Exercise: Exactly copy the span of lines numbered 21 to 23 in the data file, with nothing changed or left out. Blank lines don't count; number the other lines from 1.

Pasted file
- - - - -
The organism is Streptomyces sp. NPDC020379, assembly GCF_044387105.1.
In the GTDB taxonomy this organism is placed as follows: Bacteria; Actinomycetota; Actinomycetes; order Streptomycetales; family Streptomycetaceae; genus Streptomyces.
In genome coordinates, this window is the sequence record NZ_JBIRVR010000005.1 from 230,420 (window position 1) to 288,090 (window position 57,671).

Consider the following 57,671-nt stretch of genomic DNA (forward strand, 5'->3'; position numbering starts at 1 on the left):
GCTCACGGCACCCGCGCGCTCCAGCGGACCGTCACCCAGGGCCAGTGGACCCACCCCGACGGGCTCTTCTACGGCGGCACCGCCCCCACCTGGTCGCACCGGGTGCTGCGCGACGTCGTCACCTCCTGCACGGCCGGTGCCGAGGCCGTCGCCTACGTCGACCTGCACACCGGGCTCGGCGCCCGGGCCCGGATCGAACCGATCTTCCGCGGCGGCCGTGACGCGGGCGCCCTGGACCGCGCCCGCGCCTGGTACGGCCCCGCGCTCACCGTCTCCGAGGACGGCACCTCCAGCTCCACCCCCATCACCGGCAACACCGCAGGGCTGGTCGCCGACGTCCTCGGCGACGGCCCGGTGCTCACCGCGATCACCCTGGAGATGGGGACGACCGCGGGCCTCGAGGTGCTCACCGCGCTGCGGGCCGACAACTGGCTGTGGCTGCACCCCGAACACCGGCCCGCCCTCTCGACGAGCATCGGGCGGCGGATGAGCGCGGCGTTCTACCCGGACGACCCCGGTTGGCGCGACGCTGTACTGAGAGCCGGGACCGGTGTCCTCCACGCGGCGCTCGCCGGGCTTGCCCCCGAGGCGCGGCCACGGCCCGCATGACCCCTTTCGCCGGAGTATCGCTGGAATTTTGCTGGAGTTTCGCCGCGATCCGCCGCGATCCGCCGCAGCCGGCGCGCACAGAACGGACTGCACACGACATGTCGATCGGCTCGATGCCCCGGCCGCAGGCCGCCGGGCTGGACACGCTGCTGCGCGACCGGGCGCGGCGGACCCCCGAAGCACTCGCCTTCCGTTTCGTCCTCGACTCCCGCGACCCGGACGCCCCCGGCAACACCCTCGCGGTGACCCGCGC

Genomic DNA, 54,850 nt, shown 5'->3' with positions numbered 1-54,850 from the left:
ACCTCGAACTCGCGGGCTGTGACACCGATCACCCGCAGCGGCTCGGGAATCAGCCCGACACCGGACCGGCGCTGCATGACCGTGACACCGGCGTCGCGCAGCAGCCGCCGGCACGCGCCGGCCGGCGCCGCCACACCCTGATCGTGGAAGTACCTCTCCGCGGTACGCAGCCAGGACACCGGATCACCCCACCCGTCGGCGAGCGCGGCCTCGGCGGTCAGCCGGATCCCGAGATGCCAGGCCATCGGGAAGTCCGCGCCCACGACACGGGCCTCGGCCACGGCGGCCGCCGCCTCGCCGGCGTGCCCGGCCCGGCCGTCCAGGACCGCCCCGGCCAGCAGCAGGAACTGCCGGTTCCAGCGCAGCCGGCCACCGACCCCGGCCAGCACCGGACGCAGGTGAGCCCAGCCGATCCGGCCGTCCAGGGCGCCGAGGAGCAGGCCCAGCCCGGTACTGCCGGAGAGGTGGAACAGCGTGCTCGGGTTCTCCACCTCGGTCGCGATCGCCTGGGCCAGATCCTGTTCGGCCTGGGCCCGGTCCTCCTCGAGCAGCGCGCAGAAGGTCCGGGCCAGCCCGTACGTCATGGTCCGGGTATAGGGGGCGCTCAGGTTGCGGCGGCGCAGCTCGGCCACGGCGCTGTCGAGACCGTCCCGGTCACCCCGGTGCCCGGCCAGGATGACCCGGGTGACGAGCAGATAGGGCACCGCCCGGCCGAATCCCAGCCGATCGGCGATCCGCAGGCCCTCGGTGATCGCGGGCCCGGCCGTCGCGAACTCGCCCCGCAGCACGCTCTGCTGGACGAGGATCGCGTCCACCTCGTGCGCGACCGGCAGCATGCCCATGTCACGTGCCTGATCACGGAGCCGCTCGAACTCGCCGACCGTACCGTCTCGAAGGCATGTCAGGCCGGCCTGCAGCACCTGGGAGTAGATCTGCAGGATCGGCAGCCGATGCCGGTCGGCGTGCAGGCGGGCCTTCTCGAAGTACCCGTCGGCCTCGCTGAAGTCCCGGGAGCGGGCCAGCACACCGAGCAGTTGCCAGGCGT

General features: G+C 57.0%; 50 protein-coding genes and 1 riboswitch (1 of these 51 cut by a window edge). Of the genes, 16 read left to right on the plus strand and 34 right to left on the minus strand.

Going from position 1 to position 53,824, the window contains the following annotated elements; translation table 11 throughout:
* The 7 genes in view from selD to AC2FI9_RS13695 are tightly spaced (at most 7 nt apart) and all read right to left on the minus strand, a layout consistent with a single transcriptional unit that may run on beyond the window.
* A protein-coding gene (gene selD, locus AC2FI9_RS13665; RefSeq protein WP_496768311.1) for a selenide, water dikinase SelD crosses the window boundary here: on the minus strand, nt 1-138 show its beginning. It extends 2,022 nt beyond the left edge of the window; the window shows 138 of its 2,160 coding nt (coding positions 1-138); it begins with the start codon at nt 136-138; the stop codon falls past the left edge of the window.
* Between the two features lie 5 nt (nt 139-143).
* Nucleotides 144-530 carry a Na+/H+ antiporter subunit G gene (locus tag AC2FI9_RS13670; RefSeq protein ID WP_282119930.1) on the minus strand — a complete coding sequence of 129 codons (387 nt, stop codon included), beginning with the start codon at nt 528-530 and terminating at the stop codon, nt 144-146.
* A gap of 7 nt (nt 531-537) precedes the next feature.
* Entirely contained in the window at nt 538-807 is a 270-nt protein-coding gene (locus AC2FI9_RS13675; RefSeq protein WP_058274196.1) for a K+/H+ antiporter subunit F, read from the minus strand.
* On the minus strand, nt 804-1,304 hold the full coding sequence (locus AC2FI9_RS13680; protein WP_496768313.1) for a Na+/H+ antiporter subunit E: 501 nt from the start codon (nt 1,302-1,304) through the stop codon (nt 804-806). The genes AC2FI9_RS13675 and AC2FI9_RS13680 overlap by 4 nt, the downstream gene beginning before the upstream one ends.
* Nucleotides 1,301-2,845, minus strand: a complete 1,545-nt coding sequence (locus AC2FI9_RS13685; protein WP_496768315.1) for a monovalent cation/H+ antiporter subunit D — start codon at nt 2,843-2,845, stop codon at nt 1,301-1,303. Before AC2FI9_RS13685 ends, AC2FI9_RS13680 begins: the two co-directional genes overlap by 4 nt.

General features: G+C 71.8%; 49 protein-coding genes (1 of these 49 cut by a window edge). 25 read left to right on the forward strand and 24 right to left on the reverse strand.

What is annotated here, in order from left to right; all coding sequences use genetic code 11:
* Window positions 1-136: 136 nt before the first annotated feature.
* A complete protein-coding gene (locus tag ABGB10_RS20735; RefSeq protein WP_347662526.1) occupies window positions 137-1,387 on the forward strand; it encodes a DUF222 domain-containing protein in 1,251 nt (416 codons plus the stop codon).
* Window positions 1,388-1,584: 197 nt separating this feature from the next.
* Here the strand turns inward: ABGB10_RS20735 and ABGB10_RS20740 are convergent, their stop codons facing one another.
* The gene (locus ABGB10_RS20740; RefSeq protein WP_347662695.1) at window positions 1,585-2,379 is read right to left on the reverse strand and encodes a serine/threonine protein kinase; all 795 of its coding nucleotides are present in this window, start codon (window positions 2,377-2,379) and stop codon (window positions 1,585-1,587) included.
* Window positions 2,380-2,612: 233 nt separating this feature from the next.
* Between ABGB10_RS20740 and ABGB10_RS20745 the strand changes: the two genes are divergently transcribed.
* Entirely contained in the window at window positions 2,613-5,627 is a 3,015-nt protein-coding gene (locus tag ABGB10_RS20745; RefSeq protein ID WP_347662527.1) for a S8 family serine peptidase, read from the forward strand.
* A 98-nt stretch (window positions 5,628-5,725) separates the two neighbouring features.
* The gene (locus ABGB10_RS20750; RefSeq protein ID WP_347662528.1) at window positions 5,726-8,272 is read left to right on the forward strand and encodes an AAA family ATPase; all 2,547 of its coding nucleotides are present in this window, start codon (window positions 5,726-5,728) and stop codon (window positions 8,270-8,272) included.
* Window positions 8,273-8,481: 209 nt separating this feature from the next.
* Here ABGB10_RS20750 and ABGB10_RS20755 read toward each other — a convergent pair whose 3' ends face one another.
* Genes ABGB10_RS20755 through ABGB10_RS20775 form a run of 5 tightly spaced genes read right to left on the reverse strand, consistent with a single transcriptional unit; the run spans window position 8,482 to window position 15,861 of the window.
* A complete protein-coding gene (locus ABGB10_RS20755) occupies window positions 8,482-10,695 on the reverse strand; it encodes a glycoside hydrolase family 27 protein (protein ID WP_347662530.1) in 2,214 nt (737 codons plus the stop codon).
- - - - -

* A complete protein-coding gene (locus tag ABGB10_RS20735; RefSeq protein WP_347662526.1) occupies window positions 137-1,387 on the forward strand; it encodes a DUF222 domain-containing protein in 1,251 nt (416 codons plus the stop codon).
* Window positions 1,388-1,584: 197 nt separating this feature from the next.
* Here the strand turns inward: ABGB10_RS20735 and ABGB10_RS20740 are convergent, their stop codons facing one another.